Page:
MASS Co-Owner, Liam Wilson Wants Artists To Stop Having A False Sense Of Security

“I had the idea all along, but just didn’t have the time to do it,” said veteran Trance artist, Liam Wilson referring to his recording label, MASS. “Having someone else to work with me on the label has been much easier.”

That someone else was Corin Bayley, the successful Warrington, England businessman who is an up-and-coming Trance artist, himself. And, on April 27, 2018, the two joined forces to launch what has become an established, family oriented, recording label.

Liam began DJ’ing at age 15 and has released on practically every Trance label over the last ten years. He knew to go into the creation of MASS that he was putting his name behind the label and takes the same approach to it as he does with his own household. “We’re like a family here at MASS,” declared Liam. “We give priority to the artists that have been loyal to us from the start. We look after them and push them to be better like I do with my own kids. So, I knew that if I wanted to do this, it had to be done properly.”

Liam Wilson

As a man who has seen the back end of how events and labels are run, Liam wanted to do something different. But, his model isn’t really ground-breaking, rather a common sense approach to how a business should operate. “We focus on supporting the artist and their music in a genuine way,” said Liam. “Anymore, the scene is so corrupt because we’re competing with the bigger labels which pay to have tracks in the Beatport charts that haven’t been supported by anyone yet. There’s literally nothing we can do because MASS isn’t going to follow that same path.”

It’s another uphill battle for the smaller, quality labels such as his to showcase good music when others are releasing sub-par material giving a false sense of security to producers. “Many labels sign these badly produced tracks, and it gives nothing for the artists to aspire to,” proclaimed Liam. “The production is so bad on a lot of the demos we receive that artists are really beginning to think that what they’re putting out is good when it’s not. We’re happy to receive demos, but we’ve grown weary of listening to the bad ones.”

However, MASS has received some diamonds in the rough this past year, and Liam is quick to name Casey Rasch, John Mangan, Sequence Six, and newcomer, Will Renville as artists he sees that have a true passion for the music, and are yearning to have their productions heard. “All of the artists we sign are quality,” Liam proudly said. “Through my years of ghost producing and creating my own music, I feel good about giving them an outlet to get their tracks released and guide them into becoming a better artist, no matter what the genre.”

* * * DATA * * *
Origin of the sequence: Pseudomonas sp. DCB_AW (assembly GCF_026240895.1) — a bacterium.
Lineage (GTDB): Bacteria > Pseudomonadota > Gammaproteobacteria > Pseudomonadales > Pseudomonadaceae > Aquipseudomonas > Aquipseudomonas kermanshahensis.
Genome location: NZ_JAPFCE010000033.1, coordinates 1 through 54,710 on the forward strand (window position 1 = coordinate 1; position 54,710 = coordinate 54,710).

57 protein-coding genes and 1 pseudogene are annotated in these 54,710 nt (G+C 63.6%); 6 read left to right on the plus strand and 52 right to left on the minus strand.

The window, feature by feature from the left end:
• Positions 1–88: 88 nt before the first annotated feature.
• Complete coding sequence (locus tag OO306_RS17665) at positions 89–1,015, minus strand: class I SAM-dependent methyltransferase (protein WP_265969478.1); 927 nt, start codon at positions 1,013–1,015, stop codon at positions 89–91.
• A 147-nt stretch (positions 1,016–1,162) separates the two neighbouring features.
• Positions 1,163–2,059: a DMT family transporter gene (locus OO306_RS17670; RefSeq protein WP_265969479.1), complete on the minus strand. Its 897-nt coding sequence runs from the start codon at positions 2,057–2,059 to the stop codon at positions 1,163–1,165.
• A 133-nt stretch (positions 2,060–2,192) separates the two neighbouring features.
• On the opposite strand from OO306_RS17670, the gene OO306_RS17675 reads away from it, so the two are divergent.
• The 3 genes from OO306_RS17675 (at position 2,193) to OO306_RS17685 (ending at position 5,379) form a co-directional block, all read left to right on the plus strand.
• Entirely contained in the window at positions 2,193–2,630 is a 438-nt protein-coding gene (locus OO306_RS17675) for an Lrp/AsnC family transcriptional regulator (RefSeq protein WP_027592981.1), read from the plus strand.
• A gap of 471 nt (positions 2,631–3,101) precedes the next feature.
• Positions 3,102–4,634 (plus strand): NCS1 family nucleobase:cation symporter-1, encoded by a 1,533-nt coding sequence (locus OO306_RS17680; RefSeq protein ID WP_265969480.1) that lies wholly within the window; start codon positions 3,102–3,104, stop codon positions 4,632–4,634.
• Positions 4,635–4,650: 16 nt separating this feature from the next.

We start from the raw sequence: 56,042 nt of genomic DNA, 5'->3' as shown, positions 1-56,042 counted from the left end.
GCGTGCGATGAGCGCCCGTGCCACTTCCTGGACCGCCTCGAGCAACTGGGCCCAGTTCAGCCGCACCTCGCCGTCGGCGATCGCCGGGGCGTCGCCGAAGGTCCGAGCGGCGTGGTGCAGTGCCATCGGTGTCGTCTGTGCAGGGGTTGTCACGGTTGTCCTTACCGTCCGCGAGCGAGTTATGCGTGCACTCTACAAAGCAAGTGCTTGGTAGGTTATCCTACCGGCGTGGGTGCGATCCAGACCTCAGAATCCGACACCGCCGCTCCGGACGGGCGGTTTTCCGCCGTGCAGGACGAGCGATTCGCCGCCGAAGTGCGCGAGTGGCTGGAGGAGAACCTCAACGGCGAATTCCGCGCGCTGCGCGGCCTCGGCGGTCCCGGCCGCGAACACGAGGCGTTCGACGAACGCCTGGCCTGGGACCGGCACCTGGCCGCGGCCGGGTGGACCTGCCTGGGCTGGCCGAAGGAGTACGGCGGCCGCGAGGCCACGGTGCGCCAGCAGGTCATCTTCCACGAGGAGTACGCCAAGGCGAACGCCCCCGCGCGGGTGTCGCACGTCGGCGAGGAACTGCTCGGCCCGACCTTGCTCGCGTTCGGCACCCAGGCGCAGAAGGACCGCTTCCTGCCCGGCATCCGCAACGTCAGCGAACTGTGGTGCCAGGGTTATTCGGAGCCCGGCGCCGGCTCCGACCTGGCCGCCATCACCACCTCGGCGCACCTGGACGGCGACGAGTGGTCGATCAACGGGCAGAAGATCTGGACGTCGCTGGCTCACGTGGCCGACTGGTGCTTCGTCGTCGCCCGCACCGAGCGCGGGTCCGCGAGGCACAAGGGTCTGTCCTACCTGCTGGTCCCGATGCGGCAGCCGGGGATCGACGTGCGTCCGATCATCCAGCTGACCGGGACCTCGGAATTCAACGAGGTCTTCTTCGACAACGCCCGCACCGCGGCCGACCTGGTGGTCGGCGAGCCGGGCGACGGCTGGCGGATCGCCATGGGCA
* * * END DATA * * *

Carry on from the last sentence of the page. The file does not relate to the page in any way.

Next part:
Casey Rasch

Not pigeonholing themselves to just one sound, MASS prides itself with their uniqueness. “We want people to think of MASS as a label with diversity,” Liam said. “Corin and I have put together a Melodic Techno song that isn’t like anything else out there. It’s a slower, 130 b.p.m. track that seems to be the current trend right now, so we’re going with that.”

MASS has seen its share of diversity this past year with Techno driven tracks to songs that incorporate Psy-Trance elements. The release of, “The Best Of Mass – Volume 1” hits the Beatport shelves on May 27, 2019, and Liam hopes to showcase the label’s dedicated artists soon for a label night but insists that it, too, must be done properly.

“We’ve talked about doing some events but haven’t locked anything down,” said a hopeful Liam. “We’ve been in contact with venues and promoters in Los Angeles and Argentina, but we need to be sure that it’s done right. We’re not going to host a label night and not support our own artists.”

The Best Of MASS – Volume 1 Cover Art. Photo: MASS

With an exciting second year upon them, MASS is looking forward to new releases from Ministry of Sound resident, Sholan, newcomer, Joe Davies, and the aforementioned, Will Renville.

In closing, Liam was adamant when saying, “I think for things to grow in the scene, people need to start supporting artists that have a solid music resume instead of following artists with 50,000 paid page likes and Instagram likes with no comments.”

He’s not wrong.

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Erik Lake

All this machinery making modern music can still be open hearted.